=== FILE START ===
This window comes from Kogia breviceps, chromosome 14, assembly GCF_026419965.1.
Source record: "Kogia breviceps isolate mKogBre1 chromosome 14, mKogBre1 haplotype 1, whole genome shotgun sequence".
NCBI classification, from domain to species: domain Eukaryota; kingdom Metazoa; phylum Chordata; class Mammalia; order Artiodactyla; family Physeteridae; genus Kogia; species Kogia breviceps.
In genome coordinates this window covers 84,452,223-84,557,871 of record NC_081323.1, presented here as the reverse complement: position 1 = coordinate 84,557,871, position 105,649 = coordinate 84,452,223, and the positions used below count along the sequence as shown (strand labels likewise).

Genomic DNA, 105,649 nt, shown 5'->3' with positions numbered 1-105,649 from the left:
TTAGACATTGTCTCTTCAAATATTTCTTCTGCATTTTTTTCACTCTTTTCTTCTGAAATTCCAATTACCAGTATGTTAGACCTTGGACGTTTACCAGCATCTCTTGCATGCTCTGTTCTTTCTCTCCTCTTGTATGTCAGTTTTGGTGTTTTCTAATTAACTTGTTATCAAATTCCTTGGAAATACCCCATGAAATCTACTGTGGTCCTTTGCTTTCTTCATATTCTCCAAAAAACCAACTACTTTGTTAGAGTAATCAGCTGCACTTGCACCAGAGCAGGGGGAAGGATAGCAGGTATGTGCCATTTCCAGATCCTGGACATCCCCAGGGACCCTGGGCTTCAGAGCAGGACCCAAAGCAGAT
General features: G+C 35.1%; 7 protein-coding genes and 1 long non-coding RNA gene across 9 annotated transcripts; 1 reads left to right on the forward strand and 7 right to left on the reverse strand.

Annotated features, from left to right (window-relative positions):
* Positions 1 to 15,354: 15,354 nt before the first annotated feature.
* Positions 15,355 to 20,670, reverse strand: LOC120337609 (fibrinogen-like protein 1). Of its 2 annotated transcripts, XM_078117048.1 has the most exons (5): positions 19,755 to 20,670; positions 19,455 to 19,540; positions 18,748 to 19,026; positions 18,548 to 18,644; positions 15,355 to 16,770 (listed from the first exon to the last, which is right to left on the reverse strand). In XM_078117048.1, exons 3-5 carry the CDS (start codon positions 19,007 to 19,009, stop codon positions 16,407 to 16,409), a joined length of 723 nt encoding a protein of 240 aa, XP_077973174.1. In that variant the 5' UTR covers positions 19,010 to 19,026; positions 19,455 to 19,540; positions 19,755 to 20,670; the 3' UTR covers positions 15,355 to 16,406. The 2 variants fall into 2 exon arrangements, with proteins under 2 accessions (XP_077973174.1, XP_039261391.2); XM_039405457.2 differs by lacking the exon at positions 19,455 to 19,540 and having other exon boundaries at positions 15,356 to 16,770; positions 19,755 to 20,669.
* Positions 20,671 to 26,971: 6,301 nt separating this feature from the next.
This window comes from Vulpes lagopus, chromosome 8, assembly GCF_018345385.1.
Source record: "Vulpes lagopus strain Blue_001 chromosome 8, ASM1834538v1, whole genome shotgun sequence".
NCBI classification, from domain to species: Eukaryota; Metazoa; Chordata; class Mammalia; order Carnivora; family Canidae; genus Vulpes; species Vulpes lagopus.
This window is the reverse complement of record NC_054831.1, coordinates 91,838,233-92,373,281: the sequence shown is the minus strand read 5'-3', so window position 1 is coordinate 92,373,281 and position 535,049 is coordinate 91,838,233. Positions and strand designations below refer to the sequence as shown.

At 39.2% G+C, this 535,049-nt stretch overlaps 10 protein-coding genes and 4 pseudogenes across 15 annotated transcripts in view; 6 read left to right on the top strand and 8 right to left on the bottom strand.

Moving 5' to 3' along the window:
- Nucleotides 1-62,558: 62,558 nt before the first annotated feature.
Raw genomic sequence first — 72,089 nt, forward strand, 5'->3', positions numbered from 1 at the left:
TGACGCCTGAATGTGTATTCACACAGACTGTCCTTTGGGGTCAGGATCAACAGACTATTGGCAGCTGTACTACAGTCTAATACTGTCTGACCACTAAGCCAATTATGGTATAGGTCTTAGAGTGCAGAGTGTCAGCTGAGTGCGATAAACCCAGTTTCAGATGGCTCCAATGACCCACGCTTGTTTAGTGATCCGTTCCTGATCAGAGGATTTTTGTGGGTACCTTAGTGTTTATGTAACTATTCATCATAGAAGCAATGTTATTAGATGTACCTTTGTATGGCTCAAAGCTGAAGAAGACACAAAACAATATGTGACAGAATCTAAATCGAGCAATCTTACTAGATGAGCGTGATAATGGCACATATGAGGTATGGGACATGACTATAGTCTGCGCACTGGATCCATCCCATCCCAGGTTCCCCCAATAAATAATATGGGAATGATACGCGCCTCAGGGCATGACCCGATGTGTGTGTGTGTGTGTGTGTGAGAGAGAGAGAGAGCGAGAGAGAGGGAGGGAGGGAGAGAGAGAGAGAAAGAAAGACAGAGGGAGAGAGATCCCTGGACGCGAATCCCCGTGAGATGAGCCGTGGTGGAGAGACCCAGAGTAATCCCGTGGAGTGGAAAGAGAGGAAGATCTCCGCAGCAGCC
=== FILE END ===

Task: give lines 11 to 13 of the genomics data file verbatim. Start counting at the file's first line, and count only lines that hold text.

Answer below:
* Positions 20,671 to 26,971: 6,301 nt separating this feature from the next.
This window comes from Vulpes lagopus, chromosome 8, assembly GCF_018345385.1.
Source record: "Vulpes lagopus strain Blue_001 chromosome 8, ASM1834538v1, whole genome shotgun sequence".